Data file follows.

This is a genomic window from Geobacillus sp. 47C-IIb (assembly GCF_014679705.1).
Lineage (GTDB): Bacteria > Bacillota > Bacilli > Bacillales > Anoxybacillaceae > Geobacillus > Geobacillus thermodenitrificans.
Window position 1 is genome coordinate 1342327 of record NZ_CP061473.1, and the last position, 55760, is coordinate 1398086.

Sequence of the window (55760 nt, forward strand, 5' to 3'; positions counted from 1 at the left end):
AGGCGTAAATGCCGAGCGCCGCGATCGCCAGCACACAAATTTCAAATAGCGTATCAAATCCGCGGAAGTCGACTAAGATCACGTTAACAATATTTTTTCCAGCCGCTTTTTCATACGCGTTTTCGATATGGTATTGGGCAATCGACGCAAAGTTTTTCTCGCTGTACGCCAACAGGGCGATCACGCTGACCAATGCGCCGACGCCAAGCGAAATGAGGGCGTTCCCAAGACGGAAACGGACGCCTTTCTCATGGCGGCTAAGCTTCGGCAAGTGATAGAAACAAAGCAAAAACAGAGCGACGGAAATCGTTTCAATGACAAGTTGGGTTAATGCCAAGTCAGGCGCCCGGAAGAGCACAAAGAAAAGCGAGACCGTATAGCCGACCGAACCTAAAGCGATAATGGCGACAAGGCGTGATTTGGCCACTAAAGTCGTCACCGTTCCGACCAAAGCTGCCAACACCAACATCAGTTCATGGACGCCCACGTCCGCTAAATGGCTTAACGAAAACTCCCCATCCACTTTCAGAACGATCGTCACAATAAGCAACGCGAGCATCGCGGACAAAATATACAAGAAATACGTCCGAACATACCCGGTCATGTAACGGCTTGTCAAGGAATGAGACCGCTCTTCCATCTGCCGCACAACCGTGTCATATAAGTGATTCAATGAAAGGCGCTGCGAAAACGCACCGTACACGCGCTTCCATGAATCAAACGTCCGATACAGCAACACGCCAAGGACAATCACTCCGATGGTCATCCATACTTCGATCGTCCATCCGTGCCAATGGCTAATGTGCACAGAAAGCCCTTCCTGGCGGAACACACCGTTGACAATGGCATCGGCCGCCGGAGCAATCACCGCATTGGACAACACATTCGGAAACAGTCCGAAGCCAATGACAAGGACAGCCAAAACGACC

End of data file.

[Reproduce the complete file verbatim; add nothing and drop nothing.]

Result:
This is a genomic window from Geobacillus sp. 47C-IIb (assembly GCF_014679705.1).
Lineage (GTDB): Bacteria > Bacillota > Bacilli > Bacillales > Anoxybacillaceae > Geobacillus > Geobacillus thermodenitrificans.
Window position 1 is genome coordinate 1342327 of record NZ_CP061473.1, and the last position, 55760, is coordinate 1398086.

Sequence of the window (55760 nt, forward strand, 5' to 3'; positions counted from 1 at the left end):
AGGCGTAAATGCCGAGCGCCGCGATCGCCAGCACACAAATTTCAAATAGCGTATCAAATCCGCGGAAGTCGACTAAGATCACGTTAACAATATTTTTTCCAGCCGCTTTTTCATACGCGTTTTCGATATGGTATTGGGCAATCGACGCAAAGTTTTTCTCGCTGTACGCCAACAGGGCGATCACGCTGACCAATGCGCCGACGCCAAGCGAAATGAGGGCGTTCCCAAGACGGAAACGGACGCCTTTCTCATGGCGGCTAAGCTTCGGCAAGTGATAGAAACAAAGCAAAAACAGAGCGACGGAAATCGTTTCAATGACAAGTTGGGTTAATGCCAAGTCAGGCGCCCGGAAGAGCACAAAGAAAAGCGAGACCGTATAGCCGACCGAACCTAAAGCGATAATGGCGACAAGGCGTGATTTGGCCACTAAAGTCGTCACCGTTCCGACCAAAGCTGCCAACACCAACATCAGTTCATGGACGCCCACGTCCGCTAAATGGCTTAACGAAAACTCCCCATCCACTTTCAGAACGATCGTCACAATAAGCAACGCGAGCATCGCGGACAAAATATACAAGAAATACGTCCGAACATACCCGGTCATGTAACGGCTTGTCAAGGAATGAGACCGCTCTTCCATCTGCCGCACAACCGTGTCATATAAGTGATTCAATGAAAGGCGCTGCGAAAACGCACCGTACACGCGCTTCCATGAATCAAACGTCCGATACAGCAACACGCCAAGGACAATCACTCCGATGGTCATCCATACTTCGATCGTCCATCCGTGCCAATGGCTAATGTGCACAGAAAGCCCTTCCTGGCGGAACACACCGTTGACAATGGCATCGGCCGCCGGAGCAATCACCGCATTGGACAACACATTCGGAAACAGTCCGAAGCCAATGACAAGGACAGCCAAAACGACC